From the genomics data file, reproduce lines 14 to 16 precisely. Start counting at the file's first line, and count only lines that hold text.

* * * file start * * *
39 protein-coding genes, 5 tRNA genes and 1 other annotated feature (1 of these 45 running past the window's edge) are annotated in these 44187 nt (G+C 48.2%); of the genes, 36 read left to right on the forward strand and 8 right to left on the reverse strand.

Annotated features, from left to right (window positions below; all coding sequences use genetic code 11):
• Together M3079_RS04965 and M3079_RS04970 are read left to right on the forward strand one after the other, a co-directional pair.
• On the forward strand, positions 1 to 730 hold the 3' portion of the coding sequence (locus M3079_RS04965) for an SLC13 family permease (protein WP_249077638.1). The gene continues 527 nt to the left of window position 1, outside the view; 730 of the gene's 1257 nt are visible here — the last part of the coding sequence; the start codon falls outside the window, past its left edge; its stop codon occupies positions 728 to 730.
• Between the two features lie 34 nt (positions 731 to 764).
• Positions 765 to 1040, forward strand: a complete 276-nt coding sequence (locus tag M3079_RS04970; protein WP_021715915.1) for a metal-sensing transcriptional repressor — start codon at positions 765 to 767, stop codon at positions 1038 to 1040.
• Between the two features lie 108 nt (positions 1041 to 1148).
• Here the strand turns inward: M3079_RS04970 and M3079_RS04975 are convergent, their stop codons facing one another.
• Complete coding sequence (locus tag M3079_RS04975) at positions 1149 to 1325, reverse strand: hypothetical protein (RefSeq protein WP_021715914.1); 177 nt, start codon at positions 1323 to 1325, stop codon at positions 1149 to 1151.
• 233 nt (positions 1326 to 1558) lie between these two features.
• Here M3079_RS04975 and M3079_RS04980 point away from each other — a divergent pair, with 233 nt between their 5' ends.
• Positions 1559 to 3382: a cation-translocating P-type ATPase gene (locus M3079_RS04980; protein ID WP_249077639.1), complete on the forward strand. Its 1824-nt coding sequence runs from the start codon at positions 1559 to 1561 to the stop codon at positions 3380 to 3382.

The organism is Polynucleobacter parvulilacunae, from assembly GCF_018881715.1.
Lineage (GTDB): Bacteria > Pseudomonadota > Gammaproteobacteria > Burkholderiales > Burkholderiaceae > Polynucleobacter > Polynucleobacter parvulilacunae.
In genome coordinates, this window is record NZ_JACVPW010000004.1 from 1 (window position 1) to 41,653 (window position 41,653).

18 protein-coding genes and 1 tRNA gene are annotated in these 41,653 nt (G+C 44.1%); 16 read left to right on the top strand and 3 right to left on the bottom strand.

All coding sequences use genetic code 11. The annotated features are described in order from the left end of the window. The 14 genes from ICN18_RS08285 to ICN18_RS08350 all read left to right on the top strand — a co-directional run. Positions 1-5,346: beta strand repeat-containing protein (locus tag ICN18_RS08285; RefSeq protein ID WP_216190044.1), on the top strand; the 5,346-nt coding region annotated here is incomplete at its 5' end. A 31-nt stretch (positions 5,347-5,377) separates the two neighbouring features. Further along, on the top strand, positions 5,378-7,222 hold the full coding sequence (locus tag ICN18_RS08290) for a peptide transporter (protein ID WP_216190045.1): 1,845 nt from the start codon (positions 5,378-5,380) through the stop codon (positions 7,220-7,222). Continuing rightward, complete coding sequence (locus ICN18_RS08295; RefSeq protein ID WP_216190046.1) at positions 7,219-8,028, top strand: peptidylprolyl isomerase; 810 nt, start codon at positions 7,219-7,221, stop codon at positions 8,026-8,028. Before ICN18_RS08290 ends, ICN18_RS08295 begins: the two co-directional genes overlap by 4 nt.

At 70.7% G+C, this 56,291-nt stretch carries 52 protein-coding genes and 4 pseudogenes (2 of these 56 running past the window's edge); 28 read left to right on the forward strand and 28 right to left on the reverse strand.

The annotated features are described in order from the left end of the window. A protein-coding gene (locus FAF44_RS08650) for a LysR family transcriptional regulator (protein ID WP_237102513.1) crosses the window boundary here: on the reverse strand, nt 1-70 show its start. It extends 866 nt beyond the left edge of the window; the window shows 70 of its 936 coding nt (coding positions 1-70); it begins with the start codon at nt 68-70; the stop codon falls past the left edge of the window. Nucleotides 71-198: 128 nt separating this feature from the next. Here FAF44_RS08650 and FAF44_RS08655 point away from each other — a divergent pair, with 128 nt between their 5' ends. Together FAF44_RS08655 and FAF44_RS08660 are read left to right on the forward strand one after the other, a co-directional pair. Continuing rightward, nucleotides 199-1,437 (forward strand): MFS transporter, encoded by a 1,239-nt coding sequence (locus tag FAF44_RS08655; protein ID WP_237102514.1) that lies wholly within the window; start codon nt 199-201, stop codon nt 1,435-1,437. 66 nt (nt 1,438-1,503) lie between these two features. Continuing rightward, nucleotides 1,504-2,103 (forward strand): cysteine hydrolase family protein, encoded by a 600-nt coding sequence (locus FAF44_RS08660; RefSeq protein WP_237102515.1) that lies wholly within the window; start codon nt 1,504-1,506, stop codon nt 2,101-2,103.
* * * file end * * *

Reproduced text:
Lineage (GTDB): Bacteria > Pseudomonadota > Gammaproteobacteria > Burkholderiales > Burkholderiaceae > Polynucleobacter > Polynucleobacter parvulilacunae.
In genome coordinates, this window is record NZ_JACVPW010000004.1 from 1 (window position 1) to 41,653 (window position 41,653).

18 protein-coding genes and 1 tRNA gene are annotated in these 41,653 nt (G+C 44.1%); 16 read left to right on the top strand and 3 right to left on the bottom strand.